This evening, I went to an piano recital*, and enjoyed it very much. This is unusual, because as a rule my attention span for instrumental music lasts for approximately 3 minutes (maybe 3 1/2, if I’m really focusing). Even when I know it’s exceptional music, being played extraordinarily well, and my friends/family who know about this kind of music are swooning because of its beauty … yeah. 3 1/2 minutes, tops, then I’m thinking about something else or trying to count how many women there are in the orchestra, or something. But tonight’s recital was an hour long, and I didn’t spend the second half hour thinking “hm, can I go home how?” !
Admitting that I don’t see the beauty in pretty much any classical music is slightly embarrassing, because I would like to think of myself as an educated person (or at least on the way to becoming such) and to be unable to appreciate so many musical works is slightly annoying. However, I think that I’ve worked out why this is. When I listen to purely instrumental music (particularly classical, but also in other genres, er, pretty much every kind of music I can think of), here’s what happens in my head:
… there’s a loud bit … it’s still loud … it’s gone quiet now … there’s a twiddly bit … now a medium-loud bit … oh! now it’s both loud and twiddly! … quiet bit … hmm, I wonder how many seats there are in this venue? Let me start counting … [aaand I’m lost]
This is what I imagine goes through other people’s heads:
… ah, playing the first bit more quietly than the recording I’ve got … nice chord progression there … oh that’s interesting … yes, back on familiar territory … gosh, playing on the original instruments really makes a difference, doesn’t it, it wouldn’t sound the same on a modern one … nicely done, that’s a hard note to hit properly … ah yes this is the easier bit, lovely tone, very lyrical … a slight pause before the next phrase … and here we come to the really technically tricky stuff – hm, yes, very competently executed, well done! … now the motif from earlier, but minor this time … [etc]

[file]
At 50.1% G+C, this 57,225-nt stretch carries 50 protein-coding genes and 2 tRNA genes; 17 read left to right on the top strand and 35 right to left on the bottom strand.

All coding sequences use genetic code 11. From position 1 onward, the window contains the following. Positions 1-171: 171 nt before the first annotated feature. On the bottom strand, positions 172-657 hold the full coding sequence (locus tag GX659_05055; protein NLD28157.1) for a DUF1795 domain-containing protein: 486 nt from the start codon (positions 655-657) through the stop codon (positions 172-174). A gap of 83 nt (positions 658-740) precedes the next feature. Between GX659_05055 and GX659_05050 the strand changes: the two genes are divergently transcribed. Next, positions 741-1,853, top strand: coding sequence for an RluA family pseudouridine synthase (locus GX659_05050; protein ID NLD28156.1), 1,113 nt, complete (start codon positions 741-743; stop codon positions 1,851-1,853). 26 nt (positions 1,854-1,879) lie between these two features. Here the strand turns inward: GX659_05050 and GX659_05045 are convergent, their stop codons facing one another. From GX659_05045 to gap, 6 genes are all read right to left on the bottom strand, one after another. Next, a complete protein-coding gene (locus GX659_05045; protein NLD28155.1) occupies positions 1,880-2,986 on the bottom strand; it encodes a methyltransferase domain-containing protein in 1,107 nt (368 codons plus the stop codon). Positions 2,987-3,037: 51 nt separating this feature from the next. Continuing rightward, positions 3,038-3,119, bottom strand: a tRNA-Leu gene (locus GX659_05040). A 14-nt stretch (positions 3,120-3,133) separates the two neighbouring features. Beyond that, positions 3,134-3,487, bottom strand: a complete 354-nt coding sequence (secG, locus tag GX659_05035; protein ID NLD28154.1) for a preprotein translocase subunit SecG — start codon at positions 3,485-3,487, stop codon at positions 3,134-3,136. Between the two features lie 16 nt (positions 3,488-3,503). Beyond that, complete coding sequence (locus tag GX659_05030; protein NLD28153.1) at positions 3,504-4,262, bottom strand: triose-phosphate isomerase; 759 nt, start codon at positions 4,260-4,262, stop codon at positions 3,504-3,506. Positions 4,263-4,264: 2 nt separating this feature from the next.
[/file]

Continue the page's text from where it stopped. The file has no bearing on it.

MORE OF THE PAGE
I may be entirely wrong here. But I’m thinking of it in terms of morris dancing (as you do). Because, say, 5 years ago, had I watched a morris dance I would have thought:
… they’re in a line … that’s a swirly bit … now they’re in a line again … OK, now they’re in a circle … and in a line – I think this bit repeats a lot …
and now I’d think:
… interesting kit, that’s mostly traditional but I’ve not seen that kind of shoulder decoration before … good spacing, nice straight lines … sheepskin hey … and back to place for the chorus, though the set has drifted about a foot to the right … standard sticking kind of chorus … rounds – gosh, that’s very odd, in the middle of a dance … back to the chorus …
and it makes quite a big difference.
(Plus, I’m sure that classical music has a lot more interplay and subtlety than morris dancing due to the possibilities that the medium affords – there’s more you can do with an orchestra than with e.g. 8 dancers, even after you’ve given them kit and sticks and hankies!)
One of the things that I really enjoyed about this evening’s recital was that the performer stopped between each piece and said a little bit about what they were going to play, or what they’d just played, including playing tiny extracts to show what they meant. And a combination of the breaks helping me to refocus, plus interesting facts (both musical and historical), plus some bloody good playing (at a certain level you stop having to know about music and can start just going “gosh that’s a LOT of keys being played VERY FAST”) made it by far the most enjoyable instrumental performance I’ve listened to in a very, very, very long time. I am hopeful that in future, as I slowly pick up more about various music-related things (through folk dancing, or singing, or just being around other enthusiastic people occasionally) I will find I am more able to see and understand the interplay and structure of instrumental music.
*readers will forgive me for being vague; I don’t wish to disclose that I am at least in reasonable travelling distance of such-and-such a place – and it’s not really relevant to what I’m trying to say here anyway